SOUTHERN SEDGE
File Size: 47 KB
 
Carex austrina   (Small ) Mack.
Konza Prairie, Riley County, Kansas
Perennial
Height: 1-3 feet tall
Family: Cyperaceae - Sedge Family
Flowering Period:   May, June
Also Called: Southern caric sedge.
Culms: Prominently triangular, slender, stiff, wiry, rough, 8 to 40 inches long, much surpassing leaves, pale brown at base, often forming angle of 50 degrees or less with ground.
Leaves: 5-10, on lower 1/4 of stem, flat to slightly grooved, thick, pale-green, up to 12 inches long, 1/12 to 1/5 inch wide, upper surface and margins rough.
Sheaths: Open, tight, occasionally somewhat wrinkled, thickened at mouth, well-developed transparent band on inner surface.
Inflorescences: Unbranched, oblong to cylindric in outline, .8 to 1.6 inch long, to .4 inch broad, 3-10 crowded spikes; spikes egg-shaped to nearly spherical, 1/5 to 1/3 inch, densely aggregated yet still distinguishable, 1-2 lower spikes sometimes separated from others; bracts bristle-like, lowest usually .4 to .8 inch long; staminate flowers above pistillate; perigynia 8-20 per spike, pale-green, ascending, with or without nerves, beak 2-toothed; pistillate scales egg-shaped, with green midvein, slightly shorter than perigynia, tips short-awned; staminate scales narrowly lanceolate, pale brown, tips long-pointed.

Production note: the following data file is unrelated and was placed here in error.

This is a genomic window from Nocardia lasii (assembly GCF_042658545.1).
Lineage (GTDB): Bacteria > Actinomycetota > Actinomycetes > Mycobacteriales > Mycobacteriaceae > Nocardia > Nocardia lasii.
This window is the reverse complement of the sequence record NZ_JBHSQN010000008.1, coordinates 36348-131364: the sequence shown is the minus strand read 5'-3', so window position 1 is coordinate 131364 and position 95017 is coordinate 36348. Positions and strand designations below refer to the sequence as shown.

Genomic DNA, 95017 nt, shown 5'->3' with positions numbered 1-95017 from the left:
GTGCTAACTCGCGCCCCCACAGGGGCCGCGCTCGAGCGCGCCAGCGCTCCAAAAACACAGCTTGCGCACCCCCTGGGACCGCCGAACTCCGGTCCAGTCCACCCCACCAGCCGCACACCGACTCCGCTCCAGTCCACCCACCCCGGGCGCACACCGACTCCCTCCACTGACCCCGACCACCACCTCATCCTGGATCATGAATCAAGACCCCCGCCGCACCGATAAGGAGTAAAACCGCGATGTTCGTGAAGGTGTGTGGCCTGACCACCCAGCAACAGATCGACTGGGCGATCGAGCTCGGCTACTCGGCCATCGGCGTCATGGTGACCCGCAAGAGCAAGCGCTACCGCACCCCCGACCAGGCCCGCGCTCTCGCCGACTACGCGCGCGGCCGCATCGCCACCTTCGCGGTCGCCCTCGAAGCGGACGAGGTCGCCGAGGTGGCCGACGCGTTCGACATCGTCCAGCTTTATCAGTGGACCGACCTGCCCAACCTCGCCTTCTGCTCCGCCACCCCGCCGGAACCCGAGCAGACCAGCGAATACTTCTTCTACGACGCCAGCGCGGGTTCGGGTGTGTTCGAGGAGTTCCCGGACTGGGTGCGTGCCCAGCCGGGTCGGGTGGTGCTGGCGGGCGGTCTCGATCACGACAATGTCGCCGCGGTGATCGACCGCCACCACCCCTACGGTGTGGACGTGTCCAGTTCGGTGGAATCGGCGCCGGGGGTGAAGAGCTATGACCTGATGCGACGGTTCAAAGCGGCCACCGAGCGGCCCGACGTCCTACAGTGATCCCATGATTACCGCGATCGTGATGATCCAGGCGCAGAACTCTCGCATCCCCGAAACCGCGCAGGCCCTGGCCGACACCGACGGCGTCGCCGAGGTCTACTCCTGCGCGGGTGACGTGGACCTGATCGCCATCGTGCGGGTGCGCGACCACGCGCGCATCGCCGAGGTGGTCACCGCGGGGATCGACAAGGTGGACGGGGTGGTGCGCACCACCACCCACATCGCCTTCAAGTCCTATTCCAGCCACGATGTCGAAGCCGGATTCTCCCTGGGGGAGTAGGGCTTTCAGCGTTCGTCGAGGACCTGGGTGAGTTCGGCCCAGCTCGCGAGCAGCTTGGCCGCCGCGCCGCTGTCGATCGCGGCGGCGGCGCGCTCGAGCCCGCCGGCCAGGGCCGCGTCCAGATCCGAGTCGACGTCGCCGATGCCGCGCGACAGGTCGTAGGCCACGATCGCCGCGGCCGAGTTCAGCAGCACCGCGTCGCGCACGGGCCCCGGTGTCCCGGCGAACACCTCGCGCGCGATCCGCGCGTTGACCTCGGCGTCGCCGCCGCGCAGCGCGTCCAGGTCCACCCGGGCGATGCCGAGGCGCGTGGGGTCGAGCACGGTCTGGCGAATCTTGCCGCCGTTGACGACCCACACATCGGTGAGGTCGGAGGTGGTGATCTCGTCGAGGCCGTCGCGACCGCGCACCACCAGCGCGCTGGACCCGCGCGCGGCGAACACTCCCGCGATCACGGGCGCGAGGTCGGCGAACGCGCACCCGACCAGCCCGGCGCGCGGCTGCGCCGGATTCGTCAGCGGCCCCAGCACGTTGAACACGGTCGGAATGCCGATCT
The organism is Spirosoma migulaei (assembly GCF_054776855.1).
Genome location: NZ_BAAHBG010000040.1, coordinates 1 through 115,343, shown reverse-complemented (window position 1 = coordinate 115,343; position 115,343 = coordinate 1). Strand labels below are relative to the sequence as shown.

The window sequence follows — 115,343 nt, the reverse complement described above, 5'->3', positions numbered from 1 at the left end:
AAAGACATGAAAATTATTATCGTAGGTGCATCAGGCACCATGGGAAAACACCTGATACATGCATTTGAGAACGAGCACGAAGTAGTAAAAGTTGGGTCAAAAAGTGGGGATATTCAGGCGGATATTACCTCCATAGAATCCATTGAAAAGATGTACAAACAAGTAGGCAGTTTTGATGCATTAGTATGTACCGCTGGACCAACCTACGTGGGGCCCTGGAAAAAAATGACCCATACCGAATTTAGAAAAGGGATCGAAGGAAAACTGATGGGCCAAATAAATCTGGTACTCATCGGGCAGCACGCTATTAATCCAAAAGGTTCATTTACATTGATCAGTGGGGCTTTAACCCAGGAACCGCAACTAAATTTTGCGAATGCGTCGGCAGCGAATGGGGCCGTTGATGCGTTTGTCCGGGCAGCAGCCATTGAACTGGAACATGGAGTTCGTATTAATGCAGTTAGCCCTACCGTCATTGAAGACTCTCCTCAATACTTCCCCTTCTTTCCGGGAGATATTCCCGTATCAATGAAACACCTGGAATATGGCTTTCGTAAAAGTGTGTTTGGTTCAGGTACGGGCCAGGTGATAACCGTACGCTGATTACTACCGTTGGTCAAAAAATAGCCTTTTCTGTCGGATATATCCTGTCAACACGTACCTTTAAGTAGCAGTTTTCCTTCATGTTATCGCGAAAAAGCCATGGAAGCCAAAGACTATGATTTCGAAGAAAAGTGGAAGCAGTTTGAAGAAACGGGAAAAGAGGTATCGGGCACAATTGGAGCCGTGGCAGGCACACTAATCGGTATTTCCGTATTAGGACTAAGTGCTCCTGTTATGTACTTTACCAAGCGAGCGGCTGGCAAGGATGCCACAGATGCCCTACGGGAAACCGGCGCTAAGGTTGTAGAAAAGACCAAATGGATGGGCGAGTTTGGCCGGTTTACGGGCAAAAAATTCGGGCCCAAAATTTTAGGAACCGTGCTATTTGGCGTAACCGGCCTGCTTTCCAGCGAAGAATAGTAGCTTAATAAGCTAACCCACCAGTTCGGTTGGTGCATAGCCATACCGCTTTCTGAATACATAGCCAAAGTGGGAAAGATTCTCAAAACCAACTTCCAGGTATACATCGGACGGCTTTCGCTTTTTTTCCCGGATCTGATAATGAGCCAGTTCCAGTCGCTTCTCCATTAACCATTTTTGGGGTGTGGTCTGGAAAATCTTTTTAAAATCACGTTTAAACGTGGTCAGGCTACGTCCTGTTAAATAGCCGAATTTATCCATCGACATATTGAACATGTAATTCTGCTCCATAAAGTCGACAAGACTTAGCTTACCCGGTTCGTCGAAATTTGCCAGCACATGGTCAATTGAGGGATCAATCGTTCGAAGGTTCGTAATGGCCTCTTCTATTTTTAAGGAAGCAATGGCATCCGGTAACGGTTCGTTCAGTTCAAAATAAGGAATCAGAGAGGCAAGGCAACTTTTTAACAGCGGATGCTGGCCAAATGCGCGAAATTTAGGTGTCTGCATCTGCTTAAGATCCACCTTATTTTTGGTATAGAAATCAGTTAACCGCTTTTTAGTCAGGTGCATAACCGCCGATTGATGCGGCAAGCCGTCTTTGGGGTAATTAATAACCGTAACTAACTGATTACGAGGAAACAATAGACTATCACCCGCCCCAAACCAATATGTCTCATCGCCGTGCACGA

Fruits: Achenes, egg-shaped to nearly round, tip abruptly short-pointed, 1-seeded; stigmas 2, slender, reddish brown
Habitat: Open, dry, upland prairies, roadsides, and openings in limestone wooded slopes; sandy soil; prefers full sun.
Distribution: East 1/2 of Kansas.

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Konza Prairie, Riley County, Kansas
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Konza Prairie, Riley County, Kansas
Southern sedge sheath
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